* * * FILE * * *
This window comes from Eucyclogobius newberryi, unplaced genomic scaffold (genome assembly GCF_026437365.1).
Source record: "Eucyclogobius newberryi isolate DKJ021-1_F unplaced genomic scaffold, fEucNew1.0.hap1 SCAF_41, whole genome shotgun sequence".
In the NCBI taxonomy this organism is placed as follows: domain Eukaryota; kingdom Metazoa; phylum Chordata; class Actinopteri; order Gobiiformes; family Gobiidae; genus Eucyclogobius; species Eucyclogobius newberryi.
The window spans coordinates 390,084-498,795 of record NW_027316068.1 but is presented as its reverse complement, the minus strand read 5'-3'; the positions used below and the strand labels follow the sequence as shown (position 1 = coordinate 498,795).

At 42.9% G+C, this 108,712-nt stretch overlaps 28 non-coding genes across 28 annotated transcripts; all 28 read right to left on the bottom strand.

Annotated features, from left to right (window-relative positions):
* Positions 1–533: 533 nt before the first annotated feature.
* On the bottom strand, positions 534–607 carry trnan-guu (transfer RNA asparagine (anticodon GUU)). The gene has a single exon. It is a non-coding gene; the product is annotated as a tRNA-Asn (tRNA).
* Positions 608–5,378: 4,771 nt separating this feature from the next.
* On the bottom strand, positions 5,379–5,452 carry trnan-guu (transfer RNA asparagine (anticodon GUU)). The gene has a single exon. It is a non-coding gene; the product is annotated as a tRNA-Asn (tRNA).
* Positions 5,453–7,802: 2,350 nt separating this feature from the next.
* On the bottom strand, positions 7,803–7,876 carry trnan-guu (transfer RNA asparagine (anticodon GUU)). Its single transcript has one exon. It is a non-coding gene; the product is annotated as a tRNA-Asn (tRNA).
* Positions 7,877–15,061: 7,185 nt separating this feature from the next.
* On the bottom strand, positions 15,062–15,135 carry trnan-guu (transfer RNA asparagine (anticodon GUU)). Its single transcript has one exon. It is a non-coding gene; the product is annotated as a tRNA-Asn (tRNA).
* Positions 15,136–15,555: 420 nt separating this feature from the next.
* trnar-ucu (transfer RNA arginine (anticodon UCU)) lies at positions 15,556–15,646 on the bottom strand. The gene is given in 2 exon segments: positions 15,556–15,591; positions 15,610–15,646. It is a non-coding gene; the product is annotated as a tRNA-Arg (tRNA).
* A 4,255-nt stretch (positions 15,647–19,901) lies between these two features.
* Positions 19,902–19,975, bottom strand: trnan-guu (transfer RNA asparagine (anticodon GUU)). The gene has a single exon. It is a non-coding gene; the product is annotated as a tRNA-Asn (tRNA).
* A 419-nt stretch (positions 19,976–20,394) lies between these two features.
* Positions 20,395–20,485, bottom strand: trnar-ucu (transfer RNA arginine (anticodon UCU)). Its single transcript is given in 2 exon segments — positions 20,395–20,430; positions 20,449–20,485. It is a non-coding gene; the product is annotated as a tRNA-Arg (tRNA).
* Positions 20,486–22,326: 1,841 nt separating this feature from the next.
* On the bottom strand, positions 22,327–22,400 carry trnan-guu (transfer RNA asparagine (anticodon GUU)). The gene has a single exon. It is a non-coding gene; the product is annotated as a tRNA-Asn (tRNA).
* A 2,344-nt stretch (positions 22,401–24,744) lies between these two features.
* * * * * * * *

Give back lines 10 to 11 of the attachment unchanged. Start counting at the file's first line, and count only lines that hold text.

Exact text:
* On the bottom strand, positions 5,379–5,452 carry trnan-guu (transfer RNA asparagine (anticodon GUU)). The gene has a single exon. It is a non-coding gene; the product is annotated as a tRNA-Asn (tRNA).
* Positions 5,453–7,802: 2,350 nt separating this feature from the next.